When in the early 2010 decade the Tata Aria was launched, it had a lot of potentials. But none of that could be exploited under the Aria name. So once Tata revamped the vehicle and transformed it from an MPV to a crossover MPV, it started to make sense to customers. Now not only does the Tata Hexa manage respectable numbers, but it also doubles up as the flagship offering from the Indian carmaker. It’s still no off-road-ready SUV but considering that you can buy one of the dealerships and head straight to a mild off-road challenge, and the Hexa wouldn’t break a sweat.
The Aria’s design wasn’t a bad start, so the Hexa was bound to look good. But it’s amazing to see how far Tata’s design efforts have brought the Hexa. It looks muscular and far from how a bulky/upright SUV looks. It instead has the panache of something more expensive and premium. And even when you don’t want to do mud dipping in this one, the svelte appearance works quite well. From the use of darkened headlamp cluster to the plastic cladding on the body which makes the Hexa appear slightly wider, there’s something that the competition hasn’t yet managed to attain. The top-spec variant gets 19-inch alloys which bump up the style quotient by a few levels. And if all that fails, there’s always the more stylish Tata Hexa Downtown version.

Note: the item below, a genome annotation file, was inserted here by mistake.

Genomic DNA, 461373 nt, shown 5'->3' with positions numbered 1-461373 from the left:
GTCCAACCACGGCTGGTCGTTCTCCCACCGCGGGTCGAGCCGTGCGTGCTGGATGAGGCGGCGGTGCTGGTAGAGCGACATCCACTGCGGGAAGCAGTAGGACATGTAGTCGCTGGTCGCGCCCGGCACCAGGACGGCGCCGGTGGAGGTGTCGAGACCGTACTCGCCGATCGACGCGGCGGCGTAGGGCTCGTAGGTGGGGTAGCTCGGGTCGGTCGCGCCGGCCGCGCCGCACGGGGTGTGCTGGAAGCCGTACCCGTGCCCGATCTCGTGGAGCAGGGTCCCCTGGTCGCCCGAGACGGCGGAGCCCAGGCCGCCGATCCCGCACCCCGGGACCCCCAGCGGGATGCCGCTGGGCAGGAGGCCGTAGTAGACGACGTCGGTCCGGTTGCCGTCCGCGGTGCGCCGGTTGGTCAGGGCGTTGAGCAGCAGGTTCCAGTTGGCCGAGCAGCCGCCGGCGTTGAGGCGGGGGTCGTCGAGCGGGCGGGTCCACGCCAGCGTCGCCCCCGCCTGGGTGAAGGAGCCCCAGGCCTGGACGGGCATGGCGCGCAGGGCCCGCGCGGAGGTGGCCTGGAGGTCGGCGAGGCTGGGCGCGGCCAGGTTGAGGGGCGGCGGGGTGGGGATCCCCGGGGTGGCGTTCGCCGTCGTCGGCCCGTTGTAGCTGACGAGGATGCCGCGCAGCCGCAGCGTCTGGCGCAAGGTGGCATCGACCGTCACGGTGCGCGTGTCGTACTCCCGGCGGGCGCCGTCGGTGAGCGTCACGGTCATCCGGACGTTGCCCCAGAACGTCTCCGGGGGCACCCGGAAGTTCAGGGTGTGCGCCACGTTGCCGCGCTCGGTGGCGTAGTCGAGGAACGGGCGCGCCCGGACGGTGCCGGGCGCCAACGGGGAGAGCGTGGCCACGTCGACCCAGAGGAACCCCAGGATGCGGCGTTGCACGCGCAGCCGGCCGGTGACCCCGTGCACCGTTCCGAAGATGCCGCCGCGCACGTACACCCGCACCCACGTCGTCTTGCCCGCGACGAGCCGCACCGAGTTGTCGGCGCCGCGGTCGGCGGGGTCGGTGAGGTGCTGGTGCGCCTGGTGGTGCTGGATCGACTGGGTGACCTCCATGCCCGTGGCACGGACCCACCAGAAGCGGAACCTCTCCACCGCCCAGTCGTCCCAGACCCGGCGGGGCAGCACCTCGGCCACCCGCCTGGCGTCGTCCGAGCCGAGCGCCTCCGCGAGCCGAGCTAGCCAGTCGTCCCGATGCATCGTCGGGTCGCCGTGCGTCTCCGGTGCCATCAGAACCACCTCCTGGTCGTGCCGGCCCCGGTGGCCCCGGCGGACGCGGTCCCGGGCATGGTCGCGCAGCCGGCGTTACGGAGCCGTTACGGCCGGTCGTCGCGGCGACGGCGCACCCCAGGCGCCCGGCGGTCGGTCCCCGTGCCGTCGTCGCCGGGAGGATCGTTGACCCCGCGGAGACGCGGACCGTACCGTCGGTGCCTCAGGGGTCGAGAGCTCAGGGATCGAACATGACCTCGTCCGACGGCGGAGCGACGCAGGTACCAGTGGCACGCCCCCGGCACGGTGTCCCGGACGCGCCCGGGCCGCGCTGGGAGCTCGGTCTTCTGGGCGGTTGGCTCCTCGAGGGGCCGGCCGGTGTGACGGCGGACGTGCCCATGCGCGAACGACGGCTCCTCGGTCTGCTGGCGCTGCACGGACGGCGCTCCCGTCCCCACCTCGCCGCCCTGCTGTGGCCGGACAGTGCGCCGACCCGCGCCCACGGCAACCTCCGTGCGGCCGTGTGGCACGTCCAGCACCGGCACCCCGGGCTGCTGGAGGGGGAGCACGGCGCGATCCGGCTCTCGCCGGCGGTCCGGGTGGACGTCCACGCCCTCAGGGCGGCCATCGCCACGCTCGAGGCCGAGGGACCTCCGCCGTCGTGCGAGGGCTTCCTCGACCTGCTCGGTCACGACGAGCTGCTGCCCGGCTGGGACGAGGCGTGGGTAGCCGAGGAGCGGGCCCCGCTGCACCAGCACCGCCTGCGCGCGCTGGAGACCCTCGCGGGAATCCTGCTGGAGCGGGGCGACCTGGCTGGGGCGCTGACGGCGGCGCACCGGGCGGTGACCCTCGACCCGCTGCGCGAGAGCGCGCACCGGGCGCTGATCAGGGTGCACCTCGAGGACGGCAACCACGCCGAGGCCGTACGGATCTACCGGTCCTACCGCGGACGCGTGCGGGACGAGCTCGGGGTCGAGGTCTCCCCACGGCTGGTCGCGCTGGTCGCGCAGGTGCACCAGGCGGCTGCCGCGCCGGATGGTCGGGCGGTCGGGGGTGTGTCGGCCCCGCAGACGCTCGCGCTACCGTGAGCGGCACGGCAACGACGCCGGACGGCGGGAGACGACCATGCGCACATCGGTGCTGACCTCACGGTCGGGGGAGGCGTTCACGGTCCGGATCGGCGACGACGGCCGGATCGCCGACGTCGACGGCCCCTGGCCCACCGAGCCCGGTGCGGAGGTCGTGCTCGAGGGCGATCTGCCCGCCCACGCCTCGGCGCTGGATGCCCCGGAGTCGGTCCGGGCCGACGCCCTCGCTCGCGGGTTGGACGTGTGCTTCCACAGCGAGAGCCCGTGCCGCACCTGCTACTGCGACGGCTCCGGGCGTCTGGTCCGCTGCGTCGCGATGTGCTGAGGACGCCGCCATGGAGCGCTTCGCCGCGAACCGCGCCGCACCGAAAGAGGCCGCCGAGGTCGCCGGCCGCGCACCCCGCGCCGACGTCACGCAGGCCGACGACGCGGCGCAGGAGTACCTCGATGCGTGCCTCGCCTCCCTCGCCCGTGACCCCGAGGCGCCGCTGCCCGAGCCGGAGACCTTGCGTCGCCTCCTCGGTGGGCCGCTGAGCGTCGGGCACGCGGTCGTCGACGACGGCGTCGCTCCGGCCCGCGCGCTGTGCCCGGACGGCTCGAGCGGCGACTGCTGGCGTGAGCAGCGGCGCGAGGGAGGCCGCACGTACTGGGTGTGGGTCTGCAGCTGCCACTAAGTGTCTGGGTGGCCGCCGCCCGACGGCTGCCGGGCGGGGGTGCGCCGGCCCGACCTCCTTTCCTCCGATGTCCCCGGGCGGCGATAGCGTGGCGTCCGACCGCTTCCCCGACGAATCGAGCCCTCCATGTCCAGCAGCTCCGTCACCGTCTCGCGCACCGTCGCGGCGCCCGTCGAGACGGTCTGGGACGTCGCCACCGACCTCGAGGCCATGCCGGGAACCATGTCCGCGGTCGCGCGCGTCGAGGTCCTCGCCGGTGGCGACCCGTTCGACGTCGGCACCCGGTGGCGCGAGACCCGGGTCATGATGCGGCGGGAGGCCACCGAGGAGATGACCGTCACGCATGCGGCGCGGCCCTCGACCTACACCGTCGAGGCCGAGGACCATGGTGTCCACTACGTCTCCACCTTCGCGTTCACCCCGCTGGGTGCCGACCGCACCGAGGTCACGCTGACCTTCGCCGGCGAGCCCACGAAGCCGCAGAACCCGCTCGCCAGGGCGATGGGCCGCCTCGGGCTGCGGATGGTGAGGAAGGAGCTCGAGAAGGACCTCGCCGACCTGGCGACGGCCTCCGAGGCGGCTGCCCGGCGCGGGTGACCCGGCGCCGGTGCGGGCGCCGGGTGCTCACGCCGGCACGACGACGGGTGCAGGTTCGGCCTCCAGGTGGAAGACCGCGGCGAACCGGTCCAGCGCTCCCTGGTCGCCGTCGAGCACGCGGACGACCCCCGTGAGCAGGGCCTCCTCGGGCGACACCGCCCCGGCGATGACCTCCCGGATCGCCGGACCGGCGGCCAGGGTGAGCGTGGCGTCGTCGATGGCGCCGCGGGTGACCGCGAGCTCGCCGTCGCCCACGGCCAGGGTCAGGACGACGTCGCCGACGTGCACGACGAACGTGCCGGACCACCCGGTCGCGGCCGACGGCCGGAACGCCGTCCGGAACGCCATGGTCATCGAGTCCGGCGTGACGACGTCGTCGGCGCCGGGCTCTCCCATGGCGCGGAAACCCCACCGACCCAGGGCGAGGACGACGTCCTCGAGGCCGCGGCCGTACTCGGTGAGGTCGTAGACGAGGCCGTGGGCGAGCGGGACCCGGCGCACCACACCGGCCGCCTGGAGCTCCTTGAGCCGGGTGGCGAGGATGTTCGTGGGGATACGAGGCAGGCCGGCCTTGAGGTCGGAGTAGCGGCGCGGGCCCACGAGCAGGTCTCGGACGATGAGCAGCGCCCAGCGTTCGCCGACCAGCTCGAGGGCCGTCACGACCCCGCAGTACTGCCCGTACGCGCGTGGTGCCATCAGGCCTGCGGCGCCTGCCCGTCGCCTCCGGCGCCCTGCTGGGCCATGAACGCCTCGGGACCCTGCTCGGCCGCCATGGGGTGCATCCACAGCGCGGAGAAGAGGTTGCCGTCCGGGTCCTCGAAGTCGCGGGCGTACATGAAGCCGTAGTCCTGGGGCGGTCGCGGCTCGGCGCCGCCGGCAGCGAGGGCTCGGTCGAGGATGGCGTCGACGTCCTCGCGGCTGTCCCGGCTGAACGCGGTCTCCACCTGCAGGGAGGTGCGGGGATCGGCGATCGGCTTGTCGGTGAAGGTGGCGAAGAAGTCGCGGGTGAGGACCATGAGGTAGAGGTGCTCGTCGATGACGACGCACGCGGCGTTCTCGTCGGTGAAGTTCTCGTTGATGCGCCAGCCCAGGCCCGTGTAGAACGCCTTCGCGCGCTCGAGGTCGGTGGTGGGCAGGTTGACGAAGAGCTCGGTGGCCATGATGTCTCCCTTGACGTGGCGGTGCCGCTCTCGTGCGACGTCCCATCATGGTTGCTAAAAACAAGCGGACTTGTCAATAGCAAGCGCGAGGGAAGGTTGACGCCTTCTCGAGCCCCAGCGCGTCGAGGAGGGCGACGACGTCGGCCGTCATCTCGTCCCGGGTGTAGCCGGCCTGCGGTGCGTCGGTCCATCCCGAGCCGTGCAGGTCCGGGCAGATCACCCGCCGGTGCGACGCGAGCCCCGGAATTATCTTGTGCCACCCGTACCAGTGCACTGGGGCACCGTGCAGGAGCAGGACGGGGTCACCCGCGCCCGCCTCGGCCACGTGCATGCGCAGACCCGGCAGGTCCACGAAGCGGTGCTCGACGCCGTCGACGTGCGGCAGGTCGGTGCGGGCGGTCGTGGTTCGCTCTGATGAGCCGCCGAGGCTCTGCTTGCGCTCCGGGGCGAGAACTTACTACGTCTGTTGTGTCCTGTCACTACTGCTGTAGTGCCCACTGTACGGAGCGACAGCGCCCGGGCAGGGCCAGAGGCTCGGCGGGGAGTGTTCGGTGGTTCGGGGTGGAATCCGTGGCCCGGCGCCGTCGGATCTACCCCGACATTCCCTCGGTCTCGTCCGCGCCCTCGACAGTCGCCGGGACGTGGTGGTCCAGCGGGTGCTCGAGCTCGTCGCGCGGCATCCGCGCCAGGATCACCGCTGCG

A solid exterior appearance might get you all the eyeballs, but if the interior’s a bit of a downer, then you’re likely to struggle in justifying the quarter of a crore you’ve spent on the Hexa. Thankfully the interior feels solid and the dashboard layout isn’t too bad, either. It has to be said that the touchscreen infotainment could have been a size or three larger, but apart from that, there’s not much to fault in the Hexa’s cabin. Certain plastics might feel a little on the cheap side, but on the whole, the Hexa doesn’t disappoint. There are other bits which ensure that you do get what you’ve paid for: up to six airbags, ambient lighting, nice supportive seats, and a 10-speaker JBL audio system.
The Tata Hexa is diesel-only and is available with a 2.2-liter ‘VariCOR’ turbocharged diesel engine but in two states of tune. If you purchase the base model, then you’d get a 150 PS version with 320 Nm of torque. The said variant comes only with a 5-speed manual gearbox.
But move up the ladder and there’s the more powerful iteration of the engine. It makes 156 PS and 400 Nm of torque. A 6-speed manual gearbox is standard while a critically acclaimed 6-speed AT can also opt. But if you’re looking at the 4x4 model, it’s available only with a manual gearbox. The drivability of the engine is further expanded with the introduction of Drive Modes, which offer different throttle maps and vary the power delivery depending on the mode chosen.
The Hexa has priced at Rs 12.57 lakh for the base diesel. The aforementioned 400 Nm unit can be had in all models from Rs 14.19 lakh onwards. Only the top-of-the-line version gets 4x4, and is priced at Rs 17.97 lakh. The AT is available from Rs 15.43 lakh onwards. In total there are four trim levels: the base XE, XM, XM+, and XT. The automatic version is available in XMA and XTA.
The Tata Hexa has two main rivals: the Mahindra XUV500 and the Toyota Innova. As a crossover MPV it sits in between the two, and in certain cases, proves to be better than both, too. The Innova shines with its comfortable ride, and insurmountable quality and refinement. Whereas the XUV500 has a sportier intent.